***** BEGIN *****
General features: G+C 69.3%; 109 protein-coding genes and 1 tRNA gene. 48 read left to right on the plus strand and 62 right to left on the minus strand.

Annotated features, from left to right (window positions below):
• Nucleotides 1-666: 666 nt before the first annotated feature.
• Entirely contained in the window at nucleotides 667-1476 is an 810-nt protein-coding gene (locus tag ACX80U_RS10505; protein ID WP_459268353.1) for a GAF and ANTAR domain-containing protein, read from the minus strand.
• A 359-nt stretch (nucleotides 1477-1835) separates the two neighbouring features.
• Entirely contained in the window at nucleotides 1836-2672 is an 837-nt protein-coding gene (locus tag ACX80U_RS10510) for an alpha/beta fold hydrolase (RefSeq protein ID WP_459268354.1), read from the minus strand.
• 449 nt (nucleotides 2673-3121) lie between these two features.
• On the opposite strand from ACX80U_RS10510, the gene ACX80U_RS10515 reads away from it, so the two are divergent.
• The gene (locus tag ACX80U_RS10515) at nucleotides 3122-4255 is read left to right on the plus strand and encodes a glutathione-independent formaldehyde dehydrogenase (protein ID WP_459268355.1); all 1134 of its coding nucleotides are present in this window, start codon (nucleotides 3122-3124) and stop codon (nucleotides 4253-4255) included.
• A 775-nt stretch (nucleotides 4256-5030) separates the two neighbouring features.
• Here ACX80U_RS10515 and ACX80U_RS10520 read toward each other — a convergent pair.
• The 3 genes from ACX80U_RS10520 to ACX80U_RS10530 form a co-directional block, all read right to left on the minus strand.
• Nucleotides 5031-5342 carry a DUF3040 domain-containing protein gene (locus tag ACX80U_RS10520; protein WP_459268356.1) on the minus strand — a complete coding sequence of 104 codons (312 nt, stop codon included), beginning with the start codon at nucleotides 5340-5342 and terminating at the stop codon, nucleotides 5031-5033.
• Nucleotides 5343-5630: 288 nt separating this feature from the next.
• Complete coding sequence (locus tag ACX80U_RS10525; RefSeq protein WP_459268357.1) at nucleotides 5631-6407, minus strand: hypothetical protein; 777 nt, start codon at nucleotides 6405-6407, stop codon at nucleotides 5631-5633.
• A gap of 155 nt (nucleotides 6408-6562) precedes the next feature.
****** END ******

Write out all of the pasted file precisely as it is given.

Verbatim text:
General features: G+C 69.3%; 109 protein-coding genes and 1 tRNA gene. 48 read left to right on the plus strand and 62 right to left on the minus strand.

Annotated features, from left to right (window positions below):
• Nucleotides 1-666: 666 nt before the first annotated feature.
• Entirely contained in the window at nucleotides 667-1476 is an 810-nt protein-coding gene (locus tag ACX80U_RS10505; protein ID WP_459268353.1) for a GAF and ANTAR domain-containing protein, read from the minus strand.
• A 359-nt stretch (nucleotides 1477-1835) separates the two neighbouring features.
• Entirely contained in the window at nucleotides 1836-2672 is an 837-nt protein-coding gene (locus tag ACX80U_RS10510) for an alpha/beta fold hydrolase (RefSeq protein ID WP_459268354.1), read from the minus strand.
• 449 nt (nucleotides 2673-3121) lie between these two features.
• On the opposite strand from ACX80U_RS10510, the gene ACX80U_RS10515 reads away from it, so the two are divergent.
• The gene (locus tag ACX80U_RS10515) at nucleotides 3122-4255 is read left to right on the plus strand and encodes a glutathione-independent formaldehyde dehydrogenase (protein ID WP_459268355.1); all 1134 of its coding nucleotides are present in this window, start codon (nucleotides 3122-3124) and stop codon (nucleotides 4253-4255) included.
• A 775-nt stretch (nucleotides 4256-5030) separates the two neighbouring features.
• Here ACX80U_RS10515 and ACX80U_RS10520 read toward each other — a convergent pair.
• The 3 genes from ACX80U_RS10520 to ACX80U_RS10530 form a co-directional block, all read right to left on the minus strand.
• Nucleotides 5031-5342 carry a DUF3040 domain-containing protein gene (locus tag ACX80U_RS10520; protein WP_459268356.1) on the minus strand — a complete coding sequence of 104 codons (312 nt, stop codon included), beginning with the start codon at nucleotides 5340-5342 and terminating at the stop codon, nucleotides 5031-5033.
• Nucleotides 5343-5630: 288 nt separating this feature from the next.
• Complete coding sequence (locus tag ACX80U_RS10525; RefSeq protein WP_459268357.1) at nucleotides 5631-6407, minus strand: hypothetical protein; 777 nt, start codon at nucleotides 6405-6407, stop codon at nucleotides 5631-5633.
• A gap of 155 nt (nucleotides 6408-6562) precedes the next feature.